Rudall, Rose & Carte: The Art of the Flute in Britain
The firm of Rudall & Rose, later Rudall, Rose & Carte, and finally Rudall
Carte, dominated flute making in Britain for a century and a half from
their founding in 1822. For much of their existence almost every
professional flute player and most serious amateurs in Britain played on
one of this firm’s instruments.
The original firm, Rudall & Rose, produced simple-system flutes of the
highest quality before they were persuaded by Richard Carte, a student of
George Rudall, to begin production of Theobald Boehm’s early conical
flute. The firm went on to buy the British rights to manufacture Boehm’s
1847 cylindrical flute, which is the basis of the instrument most flute
players use today. Richard Carte, a brilliant businessman, joined the firm
as a partner in the early 1850s and transformed them from a small
business producing high-quality flutes to a hugely-successful concern that
produced and sold flutes and most other instruments as well as
publishing books, music and, for eight decades, The Musical Directory, an
annual guide to the music business in Britain. Rudall, Rose & Carte, as
they became, bought the business of Thomas Key, military musical
instrument maker, adding brass and percussion instruments to their
catalogue. In addition to their instruments and publications, the firm
promoted concerts, for a time under the management of Richard Carte’s
son, Richard D’Oyly Carte, who later made his fortune promoting the
operas of Gilbert & Sullivan. The firm became Rudall, Carte & Company
This book is a comprehensive history of the firm and contains detailed
descriptions of the many innovative instruments they made. There are
hundreds of colour photographs of flutes, alto flutes, bass flutes and
piccolos, each shown in at least two views, and where necessary in three or four views with
photographs of details. The firm’s output is shown in context with photographs of dozens of
flutes made by their competitors including Willis, Prowse, Monzani, Wood, Wylde, ‘Pratten’s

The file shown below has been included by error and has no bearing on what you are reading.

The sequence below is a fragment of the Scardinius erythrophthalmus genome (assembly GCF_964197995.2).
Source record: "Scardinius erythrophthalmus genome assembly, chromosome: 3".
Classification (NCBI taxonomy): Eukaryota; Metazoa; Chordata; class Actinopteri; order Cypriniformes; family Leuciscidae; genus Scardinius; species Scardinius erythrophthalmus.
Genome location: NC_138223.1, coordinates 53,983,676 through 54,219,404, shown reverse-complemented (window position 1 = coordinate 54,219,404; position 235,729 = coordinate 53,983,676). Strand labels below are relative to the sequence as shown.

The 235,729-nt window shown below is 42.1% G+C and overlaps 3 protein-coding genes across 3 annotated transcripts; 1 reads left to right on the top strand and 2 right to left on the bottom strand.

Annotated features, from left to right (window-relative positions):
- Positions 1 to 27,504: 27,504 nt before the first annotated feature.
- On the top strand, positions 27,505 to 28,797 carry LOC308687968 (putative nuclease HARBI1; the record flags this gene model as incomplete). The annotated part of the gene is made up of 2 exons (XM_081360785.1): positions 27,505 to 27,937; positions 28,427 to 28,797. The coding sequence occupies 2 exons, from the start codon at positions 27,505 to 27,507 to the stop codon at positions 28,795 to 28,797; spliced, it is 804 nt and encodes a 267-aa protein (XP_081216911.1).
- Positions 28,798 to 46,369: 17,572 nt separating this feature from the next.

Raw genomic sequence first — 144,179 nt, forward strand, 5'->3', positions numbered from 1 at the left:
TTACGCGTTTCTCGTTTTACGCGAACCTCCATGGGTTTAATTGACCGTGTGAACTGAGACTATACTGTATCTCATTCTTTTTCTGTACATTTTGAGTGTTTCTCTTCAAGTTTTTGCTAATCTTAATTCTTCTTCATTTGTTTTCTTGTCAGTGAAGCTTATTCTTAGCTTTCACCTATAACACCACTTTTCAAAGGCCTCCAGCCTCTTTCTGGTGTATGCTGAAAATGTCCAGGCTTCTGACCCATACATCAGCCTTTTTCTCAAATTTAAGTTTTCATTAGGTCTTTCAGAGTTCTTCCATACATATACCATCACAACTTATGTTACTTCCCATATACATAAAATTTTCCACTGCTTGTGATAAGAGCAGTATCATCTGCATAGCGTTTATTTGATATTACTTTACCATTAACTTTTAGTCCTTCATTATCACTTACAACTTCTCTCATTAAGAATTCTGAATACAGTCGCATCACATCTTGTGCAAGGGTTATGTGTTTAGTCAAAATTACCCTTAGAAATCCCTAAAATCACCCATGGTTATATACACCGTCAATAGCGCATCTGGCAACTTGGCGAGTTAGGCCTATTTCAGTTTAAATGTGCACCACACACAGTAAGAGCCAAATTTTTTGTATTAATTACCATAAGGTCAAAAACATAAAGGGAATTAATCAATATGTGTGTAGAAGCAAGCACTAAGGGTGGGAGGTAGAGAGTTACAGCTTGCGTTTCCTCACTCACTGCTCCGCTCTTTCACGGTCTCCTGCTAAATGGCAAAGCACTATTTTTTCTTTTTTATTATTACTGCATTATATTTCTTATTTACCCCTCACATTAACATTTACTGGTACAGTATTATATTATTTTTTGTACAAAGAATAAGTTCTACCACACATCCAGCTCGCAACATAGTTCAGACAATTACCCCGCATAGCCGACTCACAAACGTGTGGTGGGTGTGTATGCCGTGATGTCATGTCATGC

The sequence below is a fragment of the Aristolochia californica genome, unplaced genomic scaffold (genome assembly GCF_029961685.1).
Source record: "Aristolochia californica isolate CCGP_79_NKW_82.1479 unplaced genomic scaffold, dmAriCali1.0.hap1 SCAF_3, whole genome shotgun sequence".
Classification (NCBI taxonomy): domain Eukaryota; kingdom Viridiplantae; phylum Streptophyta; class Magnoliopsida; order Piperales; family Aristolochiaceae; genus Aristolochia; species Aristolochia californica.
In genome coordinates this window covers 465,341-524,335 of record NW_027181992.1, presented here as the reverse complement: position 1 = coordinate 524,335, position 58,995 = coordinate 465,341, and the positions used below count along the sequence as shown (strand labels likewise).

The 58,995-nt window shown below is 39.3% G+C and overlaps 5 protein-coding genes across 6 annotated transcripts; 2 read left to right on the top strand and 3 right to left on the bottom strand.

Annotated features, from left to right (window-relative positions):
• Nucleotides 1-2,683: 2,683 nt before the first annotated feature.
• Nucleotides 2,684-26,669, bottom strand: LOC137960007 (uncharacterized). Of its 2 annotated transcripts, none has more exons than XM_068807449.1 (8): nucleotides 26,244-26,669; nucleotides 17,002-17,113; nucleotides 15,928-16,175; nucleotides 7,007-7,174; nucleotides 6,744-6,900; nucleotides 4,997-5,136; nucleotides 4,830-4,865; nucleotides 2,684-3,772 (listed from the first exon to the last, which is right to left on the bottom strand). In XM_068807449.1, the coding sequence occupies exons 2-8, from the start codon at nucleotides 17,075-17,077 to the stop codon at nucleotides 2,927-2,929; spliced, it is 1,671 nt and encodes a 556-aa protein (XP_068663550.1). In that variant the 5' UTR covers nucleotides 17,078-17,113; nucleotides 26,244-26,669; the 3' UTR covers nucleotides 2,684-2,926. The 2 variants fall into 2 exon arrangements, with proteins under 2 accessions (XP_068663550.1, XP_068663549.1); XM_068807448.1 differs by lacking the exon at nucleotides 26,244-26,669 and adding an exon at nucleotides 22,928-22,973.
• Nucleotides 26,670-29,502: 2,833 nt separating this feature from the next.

Perfected’ by Boosey & Co., Fentum, Godfroy, Koch, Boehm, Laurent, Gerock, Badger, Ward,
Card, Siccama, Clinton, Lot, Collard and Boehm & Mendler.
The book includes a lavishly-illustrated Gallery containing hundreds of photographs:
Simple-system flutes by George Rudall and by John Mitchell Rose before they formed their
partnership; by Rudall & Rose; by Rudall, Rose & Carte; and by Rudall Carte
Advanced simple-system flutes, including Carte’s ‘Old System’ and flutes made to Clinton
and Siccama systems
Boehm flutes with ring keys, both conical and cylindrical
Modern-style Boehm flutes
Carte’s 1851 Patent flutes
Carte’s 1867 Patent flutes
Unusual flutes, including those made to special order for the inventors Mathews, Martin
Appendices include addresses, dates and serial numbers; workshop photographs; design features
of Rudall Carte flutes; price lists; and fingering charts.
Published 2011. Hardbound. 336 pages. 264mm by 196mm. Price £75 (75 GBP).
Available from the publisher, Tony Bingham (www.oldmusicalinstruments.co.uk) or from the
author (Robert@bigio.com), and from the usual specialist booksellers and flute shops.
Reviews of Rudall, Rose & Carte: The Art of the Flute in Britain
The Galpin Society Journal LXV (March 2012) pp. 201–202. Please click here for a PDF.
Flutist Quarterly (Fall 2011) pp. 68–69. Please click here for a PDF.
The American Musical Instrument Society (AMIS) has awarded the Nicholas Bessaraboff Prize for
2013 for the most distinguished book-length work in English to Robert Bigio’s Rudall, Rose & Carte:
The Art of the Flute in Britain.